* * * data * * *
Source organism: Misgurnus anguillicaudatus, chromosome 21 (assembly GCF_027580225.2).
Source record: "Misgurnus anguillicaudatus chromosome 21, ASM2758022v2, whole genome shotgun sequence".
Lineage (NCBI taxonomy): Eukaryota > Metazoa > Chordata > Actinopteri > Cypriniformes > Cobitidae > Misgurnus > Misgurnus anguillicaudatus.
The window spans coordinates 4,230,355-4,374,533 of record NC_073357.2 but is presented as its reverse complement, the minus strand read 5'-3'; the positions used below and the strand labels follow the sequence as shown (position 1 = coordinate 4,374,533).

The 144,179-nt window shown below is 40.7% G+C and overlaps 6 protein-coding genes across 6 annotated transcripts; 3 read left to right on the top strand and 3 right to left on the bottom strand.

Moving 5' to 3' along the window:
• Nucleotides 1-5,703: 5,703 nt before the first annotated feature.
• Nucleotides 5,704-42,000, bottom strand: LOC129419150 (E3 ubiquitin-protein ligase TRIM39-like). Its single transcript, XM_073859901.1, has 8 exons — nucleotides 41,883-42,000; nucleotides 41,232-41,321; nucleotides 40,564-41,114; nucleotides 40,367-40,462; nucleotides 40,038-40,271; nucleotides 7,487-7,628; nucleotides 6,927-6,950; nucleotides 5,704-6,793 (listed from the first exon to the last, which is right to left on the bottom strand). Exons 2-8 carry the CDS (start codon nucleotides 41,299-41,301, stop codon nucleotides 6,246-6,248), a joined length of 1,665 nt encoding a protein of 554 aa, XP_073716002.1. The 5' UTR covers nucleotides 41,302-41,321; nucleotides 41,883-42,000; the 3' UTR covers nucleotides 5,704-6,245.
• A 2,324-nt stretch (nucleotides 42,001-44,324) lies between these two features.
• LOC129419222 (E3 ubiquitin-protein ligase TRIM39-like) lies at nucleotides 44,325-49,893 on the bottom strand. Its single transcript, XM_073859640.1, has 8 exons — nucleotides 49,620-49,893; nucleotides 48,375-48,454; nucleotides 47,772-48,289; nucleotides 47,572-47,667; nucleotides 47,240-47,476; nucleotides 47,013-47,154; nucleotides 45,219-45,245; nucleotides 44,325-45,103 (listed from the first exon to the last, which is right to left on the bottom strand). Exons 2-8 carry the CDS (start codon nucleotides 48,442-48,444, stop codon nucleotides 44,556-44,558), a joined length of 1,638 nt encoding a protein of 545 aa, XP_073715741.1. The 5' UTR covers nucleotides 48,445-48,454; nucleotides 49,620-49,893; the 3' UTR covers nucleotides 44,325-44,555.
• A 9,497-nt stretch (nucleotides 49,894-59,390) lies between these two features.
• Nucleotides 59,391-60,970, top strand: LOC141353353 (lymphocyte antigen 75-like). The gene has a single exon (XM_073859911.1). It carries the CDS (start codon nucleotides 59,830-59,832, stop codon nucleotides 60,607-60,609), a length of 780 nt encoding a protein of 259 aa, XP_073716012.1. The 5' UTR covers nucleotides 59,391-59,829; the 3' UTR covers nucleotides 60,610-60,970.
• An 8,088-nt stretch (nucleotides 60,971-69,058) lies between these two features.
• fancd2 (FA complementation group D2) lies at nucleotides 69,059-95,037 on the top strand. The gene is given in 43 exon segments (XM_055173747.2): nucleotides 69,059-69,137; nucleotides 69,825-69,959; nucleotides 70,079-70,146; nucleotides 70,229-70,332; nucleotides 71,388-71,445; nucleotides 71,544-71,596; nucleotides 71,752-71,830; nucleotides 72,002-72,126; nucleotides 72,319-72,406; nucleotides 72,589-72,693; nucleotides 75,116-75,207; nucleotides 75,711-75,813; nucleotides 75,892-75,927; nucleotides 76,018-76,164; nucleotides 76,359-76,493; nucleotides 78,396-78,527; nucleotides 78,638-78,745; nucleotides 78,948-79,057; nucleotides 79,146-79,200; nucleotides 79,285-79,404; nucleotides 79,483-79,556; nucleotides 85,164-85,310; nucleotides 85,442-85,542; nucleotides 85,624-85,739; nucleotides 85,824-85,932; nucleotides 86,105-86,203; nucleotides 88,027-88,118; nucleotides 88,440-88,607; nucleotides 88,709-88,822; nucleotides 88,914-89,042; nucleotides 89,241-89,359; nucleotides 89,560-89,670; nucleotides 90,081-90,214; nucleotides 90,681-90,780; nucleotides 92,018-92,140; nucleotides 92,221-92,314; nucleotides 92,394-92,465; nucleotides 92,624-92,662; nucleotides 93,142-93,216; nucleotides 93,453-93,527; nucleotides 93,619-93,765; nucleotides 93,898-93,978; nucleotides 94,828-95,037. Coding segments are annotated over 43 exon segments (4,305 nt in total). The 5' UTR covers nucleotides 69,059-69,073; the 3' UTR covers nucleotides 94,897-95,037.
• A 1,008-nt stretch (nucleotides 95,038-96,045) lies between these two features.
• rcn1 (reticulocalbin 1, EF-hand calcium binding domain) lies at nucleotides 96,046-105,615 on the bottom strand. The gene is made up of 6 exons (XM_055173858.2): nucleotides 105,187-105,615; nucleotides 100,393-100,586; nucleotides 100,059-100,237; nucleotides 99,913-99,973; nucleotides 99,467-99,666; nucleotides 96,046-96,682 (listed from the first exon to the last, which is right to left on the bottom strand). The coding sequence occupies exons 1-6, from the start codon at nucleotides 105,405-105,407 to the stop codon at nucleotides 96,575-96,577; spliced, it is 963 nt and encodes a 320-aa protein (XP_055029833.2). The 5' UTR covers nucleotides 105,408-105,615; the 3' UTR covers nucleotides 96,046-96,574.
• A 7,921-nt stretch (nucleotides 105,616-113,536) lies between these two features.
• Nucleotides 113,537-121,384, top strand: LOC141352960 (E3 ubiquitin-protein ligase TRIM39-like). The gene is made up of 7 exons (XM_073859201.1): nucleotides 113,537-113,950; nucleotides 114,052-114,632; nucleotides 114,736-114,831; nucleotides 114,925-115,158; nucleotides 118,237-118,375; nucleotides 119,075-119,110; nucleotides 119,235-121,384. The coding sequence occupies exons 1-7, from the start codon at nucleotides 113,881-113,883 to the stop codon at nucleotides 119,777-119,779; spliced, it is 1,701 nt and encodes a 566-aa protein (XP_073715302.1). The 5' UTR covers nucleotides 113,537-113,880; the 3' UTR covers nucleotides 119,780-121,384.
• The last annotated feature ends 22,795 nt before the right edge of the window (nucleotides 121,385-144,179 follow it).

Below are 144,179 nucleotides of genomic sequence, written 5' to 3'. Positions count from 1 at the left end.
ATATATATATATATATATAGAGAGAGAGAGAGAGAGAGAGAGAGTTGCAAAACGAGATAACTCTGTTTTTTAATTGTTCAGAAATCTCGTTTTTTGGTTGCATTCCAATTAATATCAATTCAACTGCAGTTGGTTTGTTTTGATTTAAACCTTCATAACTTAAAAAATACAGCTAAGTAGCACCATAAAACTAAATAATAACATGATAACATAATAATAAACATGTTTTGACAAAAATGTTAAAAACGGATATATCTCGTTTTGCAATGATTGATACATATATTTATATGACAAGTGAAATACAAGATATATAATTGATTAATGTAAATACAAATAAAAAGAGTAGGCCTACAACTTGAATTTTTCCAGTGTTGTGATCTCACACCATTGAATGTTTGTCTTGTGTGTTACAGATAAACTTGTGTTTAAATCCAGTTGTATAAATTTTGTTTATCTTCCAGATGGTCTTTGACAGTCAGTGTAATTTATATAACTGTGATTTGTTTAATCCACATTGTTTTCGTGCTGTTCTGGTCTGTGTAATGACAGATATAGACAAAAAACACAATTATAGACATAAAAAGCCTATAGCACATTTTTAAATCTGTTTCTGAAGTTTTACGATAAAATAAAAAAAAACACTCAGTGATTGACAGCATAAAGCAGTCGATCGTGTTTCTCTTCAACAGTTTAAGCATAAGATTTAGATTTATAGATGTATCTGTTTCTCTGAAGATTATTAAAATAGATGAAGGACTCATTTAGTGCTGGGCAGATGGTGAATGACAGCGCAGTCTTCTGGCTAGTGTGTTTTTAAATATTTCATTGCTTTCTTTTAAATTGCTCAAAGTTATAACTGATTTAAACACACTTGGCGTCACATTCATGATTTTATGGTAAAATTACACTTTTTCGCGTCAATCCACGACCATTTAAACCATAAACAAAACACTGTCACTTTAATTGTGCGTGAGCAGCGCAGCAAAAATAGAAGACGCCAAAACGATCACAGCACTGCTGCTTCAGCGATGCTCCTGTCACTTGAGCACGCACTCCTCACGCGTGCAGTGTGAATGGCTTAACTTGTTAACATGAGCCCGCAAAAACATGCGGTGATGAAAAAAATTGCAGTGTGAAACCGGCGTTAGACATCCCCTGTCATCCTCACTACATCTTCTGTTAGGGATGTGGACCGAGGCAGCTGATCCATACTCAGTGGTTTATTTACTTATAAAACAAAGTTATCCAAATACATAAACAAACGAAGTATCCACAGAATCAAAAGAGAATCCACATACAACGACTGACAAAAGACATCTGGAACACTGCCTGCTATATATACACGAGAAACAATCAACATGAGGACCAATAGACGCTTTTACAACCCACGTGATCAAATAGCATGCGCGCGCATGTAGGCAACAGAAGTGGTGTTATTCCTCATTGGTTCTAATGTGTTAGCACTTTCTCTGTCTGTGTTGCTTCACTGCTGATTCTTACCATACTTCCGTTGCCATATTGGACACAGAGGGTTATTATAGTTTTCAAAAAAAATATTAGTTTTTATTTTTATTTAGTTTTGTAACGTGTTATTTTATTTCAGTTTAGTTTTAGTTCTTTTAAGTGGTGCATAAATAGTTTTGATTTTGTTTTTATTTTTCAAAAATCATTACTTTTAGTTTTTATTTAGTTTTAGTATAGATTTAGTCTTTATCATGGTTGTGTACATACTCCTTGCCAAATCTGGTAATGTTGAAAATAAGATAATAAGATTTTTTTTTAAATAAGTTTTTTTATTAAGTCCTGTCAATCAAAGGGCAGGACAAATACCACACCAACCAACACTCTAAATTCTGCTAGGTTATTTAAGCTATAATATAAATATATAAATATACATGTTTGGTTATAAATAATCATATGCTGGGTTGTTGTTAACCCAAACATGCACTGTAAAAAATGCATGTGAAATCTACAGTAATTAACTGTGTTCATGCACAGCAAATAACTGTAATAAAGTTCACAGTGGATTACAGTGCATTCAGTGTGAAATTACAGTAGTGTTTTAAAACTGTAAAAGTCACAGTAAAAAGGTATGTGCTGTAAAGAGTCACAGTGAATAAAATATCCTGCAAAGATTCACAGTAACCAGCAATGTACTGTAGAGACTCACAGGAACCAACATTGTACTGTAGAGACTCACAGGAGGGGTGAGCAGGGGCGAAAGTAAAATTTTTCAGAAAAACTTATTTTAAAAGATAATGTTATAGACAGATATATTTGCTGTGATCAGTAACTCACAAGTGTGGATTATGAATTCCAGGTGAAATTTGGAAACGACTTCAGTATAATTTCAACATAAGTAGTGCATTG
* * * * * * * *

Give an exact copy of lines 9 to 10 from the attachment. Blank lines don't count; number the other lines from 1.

• A 2,324-nt stretch (nucleotides 42,001-44,324) lies between these two features.
• LOC129419222 (E3 ubiquitin-protein ligase TRIM39-like) lies at nucleotides 44,325-49,893 on the bottom strand. Its single transcript, XM_073859640.1, has 8 exons — nucleotides 49,620-49,893; nucleotides 48,375-48,454; nucleotides 47,772-48,289; nucleotides 47,572-47,667; nucleotides 47,240-47,476; nucleotides 47,013-47,154; nucleotides 45,219-45,245; nucleotides 44,325-45,103 (listed from the first exon to the last, which is right to left on the bottom strand). Exons 2-8 carry the CDS (start codon nucleotides 48,442-48,444, stop codon nucleotides 44,556-44,558), a joined length of 1,638 nt encoding a protein of 545 aa, XP_073715741.1. The 5' UTR covers nucleotides 48,445-48,454; nucleotides 49,620-49,893; the 3' UTR covers nucleotides 44,325-44,555.